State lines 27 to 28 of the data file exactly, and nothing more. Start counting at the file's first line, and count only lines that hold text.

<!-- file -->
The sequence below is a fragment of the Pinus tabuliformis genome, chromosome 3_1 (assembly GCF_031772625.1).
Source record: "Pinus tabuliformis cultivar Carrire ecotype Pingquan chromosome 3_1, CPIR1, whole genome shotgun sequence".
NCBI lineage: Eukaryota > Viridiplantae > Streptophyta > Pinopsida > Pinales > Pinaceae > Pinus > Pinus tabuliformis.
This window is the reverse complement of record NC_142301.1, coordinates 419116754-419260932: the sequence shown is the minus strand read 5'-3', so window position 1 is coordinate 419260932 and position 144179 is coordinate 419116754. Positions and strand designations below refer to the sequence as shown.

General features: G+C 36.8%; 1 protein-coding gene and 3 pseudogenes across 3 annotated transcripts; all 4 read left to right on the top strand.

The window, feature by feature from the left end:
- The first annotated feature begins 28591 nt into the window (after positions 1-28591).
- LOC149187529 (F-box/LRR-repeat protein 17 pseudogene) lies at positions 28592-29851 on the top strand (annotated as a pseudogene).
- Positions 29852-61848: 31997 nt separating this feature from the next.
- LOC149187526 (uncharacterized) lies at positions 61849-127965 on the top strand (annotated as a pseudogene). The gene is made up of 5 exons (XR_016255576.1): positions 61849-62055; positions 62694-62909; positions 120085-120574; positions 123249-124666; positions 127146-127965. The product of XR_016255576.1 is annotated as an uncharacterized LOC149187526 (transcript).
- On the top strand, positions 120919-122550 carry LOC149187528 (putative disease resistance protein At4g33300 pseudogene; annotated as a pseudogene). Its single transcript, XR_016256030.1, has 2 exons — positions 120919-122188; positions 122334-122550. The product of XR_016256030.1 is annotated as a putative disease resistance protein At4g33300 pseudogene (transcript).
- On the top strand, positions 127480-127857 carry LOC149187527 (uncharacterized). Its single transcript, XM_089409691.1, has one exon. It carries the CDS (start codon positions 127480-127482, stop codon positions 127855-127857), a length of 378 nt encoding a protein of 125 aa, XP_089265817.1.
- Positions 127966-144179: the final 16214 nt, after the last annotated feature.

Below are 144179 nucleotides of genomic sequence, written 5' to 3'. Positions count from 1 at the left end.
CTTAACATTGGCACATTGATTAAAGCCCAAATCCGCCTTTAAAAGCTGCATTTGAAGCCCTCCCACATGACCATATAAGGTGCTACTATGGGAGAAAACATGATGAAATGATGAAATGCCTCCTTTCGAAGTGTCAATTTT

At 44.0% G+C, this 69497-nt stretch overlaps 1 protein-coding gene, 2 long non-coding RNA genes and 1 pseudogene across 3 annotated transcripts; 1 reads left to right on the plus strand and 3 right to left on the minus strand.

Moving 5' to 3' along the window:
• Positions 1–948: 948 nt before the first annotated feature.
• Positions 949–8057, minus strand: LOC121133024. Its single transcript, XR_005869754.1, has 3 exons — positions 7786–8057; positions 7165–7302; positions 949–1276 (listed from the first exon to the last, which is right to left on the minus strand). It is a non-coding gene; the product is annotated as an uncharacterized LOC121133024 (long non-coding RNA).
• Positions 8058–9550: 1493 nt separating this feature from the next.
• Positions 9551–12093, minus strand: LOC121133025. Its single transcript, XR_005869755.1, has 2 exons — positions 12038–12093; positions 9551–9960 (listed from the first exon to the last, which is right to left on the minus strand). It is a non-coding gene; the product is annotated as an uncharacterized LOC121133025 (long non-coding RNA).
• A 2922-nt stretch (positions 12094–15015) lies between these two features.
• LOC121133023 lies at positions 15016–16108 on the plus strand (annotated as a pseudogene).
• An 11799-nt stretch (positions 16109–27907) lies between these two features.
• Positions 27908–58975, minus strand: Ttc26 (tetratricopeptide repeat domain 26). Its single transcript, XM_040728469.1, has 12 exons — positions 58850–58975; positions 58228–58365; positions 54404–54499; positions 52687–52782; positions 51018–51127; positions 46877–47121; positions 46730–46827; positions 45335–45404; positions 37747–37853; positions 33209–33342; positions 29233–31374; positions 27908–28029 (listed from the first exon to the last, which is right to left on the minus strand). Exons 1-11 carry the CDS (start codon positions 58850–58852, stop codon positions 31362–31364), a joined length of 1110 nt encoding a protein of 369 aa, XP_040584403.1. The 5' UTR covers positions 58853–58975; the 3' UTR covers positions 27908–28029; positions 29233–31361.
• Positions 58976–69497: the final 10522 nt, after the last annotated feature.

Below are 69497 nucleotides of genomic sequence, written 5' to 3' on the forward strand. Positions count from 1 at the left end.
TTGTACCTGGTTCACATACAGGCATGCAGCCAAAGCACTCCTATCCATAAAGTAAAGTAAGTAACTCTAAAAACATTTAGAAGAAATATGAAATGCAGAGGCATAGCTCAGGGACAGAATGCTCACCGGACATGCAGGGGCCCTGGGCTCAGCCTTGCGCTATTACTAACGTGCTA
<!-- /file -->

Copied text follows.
Below are 69497 nucleotides of genomic sequence, written 5' to 3' on the forward strand. Positions count from 1 at the left end.
TTGTACCTGGTTCACATACAGGCATGCAGCCAAAGCACTCCTATCCATAAAGTAAAGTAAGTAACTCTAAAAACATTTAGAAGAAATATGAAATGCAGAGGCATAGCTCAGGGACAGAATGCTCACCGGACATGCAGGGGCCCTGGGCTCAGCCTTGCGCTATTACTAACGTGCTA